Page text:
So I was in a group with about 20 other riders and after some more laps I recognized the jerseys and we stayed together for the next 5-6 laps when we were overtaken on our lap 11 or 12 by the fast group. That group was still very big.
The speed of my group was not that fast, I could easily keep up and here I made the mistake not to jump on the fast group again. So perhaps I wouldn't have been able to keep their speed but I should have tried at least.

So I continued with my 20 rider group, sometimes taking turns in the front. Amazingly I was faster up the hill then the other guys. I had more momentum on the bottom part, then I was slow at the S surve but had more power on the gradual climb up to the hair needle. So I always lost some places downhill but I made them up on the hill - quite extraordinary given the fact that I have to carry more than 100 kgs up the hill (heavy bike, lead frame with steel wheels) while the average Japanese competitor weights about half of that with his bike.

Then we were overtaken by another fast group which I thought in the beginning was the second fastest group (so we were only the third fastest) but this group couldn't get away from us. So then I realized that they were actually the third fastest group and we were only too slow so that they have caught up with us.

And in this group we stayed until the end. I was feeling much better know and the last six laps I was taking it rather easy on the flat and downhills parts, going no risk while making places good on the hills. Also I saw Keith and Jessie again.

At the final hill I made up some places again, the went fast on the straight and down and sprinted up to the finishing straight. But I have somehow missed the info that the last part was divided into two lanes, the left one for the riders which were still continuing while the right one was for the finishers. So I ended up on the left lane and had to cross over to the right one. Later, when reading the results I realized that I have lost some time there and I came in about 30th in a group of 50 riders. At least I was able to catch the 2nd placed MTB rider shortly before the finish.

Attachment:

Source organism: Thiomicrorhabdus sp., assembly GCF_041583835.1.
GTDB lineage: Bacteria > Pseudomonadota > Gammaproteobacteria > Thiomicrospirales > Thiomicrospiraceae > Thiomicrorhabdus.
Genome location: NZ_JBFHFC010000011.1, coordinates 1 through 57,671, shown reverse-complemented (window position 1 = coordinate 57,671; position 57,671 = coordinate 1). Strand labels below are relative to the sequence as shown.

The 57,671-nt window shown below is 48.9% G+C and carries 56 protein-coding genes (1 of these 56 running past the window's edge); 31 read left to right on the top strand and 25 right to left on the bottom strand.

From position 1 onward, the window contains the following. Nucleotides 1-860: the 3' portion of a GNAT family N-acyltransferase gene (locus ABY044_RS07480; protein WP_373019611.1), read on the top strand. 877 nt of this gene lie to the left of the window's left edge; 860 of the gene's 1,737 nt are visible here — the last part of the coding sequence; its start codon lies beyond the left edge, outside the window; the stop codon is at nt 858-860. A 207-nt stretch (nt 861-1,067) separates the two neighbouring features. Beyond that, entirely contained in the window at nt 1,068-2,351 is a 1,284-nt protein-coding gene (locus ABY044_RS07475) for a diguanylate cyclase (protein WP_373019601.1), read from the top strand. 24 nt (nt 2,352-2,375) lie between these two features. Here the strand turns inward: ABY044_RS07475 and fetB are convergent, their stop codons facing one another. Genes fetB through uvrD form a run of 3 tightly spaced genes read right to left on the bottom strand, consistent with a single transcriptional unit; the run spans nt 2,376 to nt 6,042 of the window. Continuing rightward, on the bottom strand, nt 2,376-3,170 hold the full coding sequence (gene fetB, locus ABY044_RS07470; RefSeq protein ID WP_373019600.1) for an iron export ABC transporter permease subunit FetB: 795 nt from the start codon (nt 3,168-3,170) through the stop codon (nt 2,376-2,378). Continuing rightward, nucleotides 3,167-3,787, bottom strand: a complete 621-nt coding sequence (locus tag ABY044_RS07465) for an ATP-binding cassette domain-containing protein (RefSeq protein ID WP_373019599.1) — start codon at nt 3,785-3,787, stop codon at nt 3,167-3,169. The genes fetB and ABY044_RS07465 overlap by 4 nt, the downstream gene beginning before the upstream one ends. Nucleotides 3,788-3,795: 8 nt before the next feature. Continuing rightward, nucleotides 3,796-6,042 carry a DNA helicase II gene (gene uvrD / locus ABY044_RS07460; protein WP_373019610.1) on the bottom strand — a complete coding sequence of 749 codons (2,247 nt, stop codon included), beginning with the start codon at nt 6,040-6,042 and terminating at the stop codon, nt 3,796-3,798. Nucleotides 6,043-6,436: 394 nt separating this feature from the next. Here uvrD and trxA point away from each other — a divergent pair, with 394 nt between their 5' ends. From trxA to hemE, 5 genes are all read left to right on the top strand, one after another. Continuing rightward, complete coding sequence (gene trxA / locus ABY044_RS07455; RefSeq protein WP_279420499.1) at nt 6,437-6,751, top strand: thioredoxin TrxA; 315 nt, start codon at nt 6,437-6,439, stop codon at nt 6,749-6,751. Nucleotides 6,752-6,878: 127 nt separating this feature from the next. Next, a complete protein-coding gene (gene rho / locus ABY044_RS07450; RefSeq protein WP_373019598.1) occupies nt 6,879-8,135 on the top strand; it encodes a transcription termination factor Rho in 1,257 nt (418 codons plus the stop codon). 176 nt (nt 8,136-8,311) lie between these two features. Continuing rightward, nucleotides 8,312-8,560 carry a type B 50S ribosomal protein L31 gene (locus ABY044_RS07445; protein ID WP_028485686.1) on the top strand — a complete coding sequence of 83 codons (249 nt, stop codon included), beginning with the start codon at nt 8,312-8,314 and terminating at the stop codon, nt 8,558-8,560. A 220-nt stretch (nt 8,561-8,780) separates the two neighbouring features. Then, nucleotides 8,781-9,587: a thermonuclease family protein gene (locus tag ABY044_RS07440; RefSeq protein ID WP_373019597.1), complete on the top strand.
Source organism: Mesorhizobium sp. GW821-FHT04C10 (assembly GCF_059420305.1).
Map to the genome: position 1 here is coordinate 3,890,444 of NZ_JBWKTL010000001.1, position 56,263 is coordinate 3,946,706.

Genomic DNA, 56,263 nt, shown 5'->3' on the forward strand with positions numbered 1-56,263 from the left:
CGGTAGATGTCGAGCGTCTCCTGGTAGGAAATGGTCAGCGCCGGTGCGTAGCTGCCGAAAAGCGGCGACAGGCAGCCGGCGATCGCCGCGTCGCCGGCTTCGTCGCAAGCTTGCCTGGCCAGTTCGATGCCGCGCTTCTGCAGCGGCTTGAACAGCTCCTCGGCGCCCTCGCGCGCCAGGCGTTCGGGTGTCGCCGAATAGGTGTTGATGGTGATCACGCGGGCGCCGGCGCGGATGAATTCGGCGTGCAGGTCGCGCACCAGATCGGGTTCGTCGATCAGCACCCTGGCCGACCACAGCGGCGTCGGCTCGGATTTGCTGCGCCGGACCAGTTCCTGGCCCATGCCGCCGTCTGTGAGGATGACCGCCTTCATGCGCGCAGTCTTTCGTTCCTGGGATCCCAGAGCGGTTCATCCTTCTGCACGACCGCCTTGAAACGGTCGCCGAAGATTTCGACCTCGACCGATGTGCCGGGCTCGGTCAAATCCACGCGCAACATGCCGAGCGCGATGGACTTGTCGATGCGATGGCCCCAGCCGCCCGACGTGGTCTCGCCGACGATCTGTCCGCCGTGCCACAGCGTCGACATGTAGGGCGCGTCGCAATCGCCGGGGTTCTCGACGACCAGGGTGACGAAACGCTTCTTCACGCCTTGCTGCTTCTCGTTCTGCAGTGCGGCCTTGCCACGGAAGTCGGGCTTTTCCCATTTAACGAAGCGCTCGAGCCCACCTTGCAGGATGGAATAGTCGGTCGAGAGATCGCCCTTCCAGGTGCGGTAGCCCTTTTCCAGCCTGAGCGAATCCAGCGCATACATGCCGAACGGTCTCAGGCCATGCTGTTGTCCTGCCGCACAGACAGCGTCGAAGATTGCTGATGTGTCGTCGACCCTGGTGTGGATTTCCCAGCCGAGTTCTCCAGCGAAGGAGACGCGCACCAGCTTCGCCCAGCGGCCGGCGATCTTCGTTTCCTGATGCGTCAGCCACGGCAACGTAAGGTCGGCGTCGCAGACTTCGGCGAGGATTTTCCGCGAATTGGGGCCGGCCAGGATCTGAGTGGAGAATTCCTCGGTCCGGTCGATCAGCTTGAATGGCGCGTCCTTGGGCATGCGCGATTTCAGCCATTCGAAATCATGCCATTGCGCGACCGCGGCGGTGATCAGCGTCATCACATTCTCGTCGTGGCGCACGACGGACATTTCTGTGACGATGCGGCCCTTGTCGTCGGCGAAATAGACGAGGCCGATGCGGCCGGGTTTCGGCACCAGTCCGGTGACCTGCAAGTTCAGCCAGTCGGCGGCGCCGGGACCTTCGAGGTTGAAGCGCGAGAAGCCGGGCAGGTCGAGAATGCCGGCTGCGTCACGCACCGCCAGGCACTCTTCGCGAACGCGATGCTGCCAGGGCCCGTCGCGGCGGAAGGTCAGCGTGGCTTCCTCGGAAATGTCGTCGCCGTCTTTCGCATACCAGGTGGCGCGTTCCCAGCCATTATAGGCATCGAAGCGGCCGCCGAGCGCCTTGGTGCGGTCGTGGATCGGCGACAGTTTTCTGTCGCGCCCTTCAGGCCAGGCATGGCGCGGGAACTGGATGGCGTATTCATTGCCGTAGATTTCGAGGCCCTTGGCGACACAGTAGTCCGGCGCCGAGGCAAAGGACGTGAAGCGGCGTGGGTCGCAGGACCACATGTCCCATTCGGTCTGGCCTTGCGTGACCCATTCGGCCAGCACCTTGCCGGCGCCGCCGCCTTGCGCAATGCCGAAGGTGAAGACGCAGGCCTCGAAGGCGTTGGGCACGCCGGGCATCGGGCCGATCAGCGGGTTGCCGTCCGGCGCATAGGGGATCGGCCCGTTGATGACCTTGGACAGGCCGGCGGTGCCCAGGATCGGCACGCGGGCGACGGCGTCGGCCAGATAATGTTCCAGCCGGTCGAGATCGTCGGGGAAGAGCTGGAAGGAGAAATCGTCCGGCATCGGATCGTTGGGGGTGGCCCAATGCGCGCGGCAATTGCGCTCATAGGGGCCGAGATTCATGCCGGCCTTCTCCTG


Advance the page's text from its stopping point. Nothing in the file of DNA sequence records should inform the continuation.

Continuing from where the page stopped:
Well it could be expected that the competition would be hard as riding out in Motegi in the cold on January 4th is not exactly what people do if they are not really desperate for bike racing.

Interesting enough, Jessie, Yeap, Keith and me came in all more or less at 2:45 hr despite not staying together as group during the race. The complete race results are here.

It is interesting to note that there was a fast group with about 80 riders, all finishing in the 2:29 to 2:31 hr bracket (including Clay), followed by smaller groups of about 40 riders, all together and then another big group of 50 riders finishing at 2:45 very close to each other again.

As usual, you have to stay in a good group matching your speed, otherwise there will not be a good result.

I rode back to the pit where I saw Phil fully dressed, assuming that he had finished in the 2:30 hr group and now wanted to impress us with his fast change- clothing abilities. But in fast he had punctured and was forced to abandon the race which I guess is the maximum penalty life has to offer on a cold day in Motegi.

It was a nice race and I enjoyed the nice company on Keith and the others. Also I would ike to thank Phil for organizing everything and taking me back to a huge train station wher Clay and me rode the train home to Nippori and further.

I was pretty tired and very hungry as the contrast between the usual holiday meal and the scare food on the racing day was too much. So I visited a McD on the ay home - that shows how desperate I was.
Anyway, only four days in the year and already 250 km of riding done.
And good rides they were.


Fumiki said...


This is Fumiki,live in Kawasaki city.
We met in near Itsukaichi station,do you remember?
I heard about "Positivo Espresso" at that time so,finally I found it.

That conversation was very interesting.
Because I never seen foreign cyclist.

Hope you coming back your home safety.

mob said...

Hi Fumiki,

nice to meet you and thanks for the help yesterday. Somehow I made it to Hachioji although I lost almost all pressure again on the rear wheel. I guess my exchange tube was punctured as well for maximum frustration. Please check our website from time to time and join our rides if you have time,

Michael (mob)

Fumiki said...

Hi Mob!

Im sorry I couldnt help enough.
It was really unfortunate.

So I ride a bike almost every weekend in somewhere Tokyo mountains.
I hope we can meet again.

We,LANCERS,schedule on 2010;
Tokyo Enduro Spring edition
Mt.Fuji Hill climb
Tokyo Hill Climb Okutama stage
Tokyo Hill Climb Nariki stage
Tokyo Enduro Christmas edition
and more...!

See ya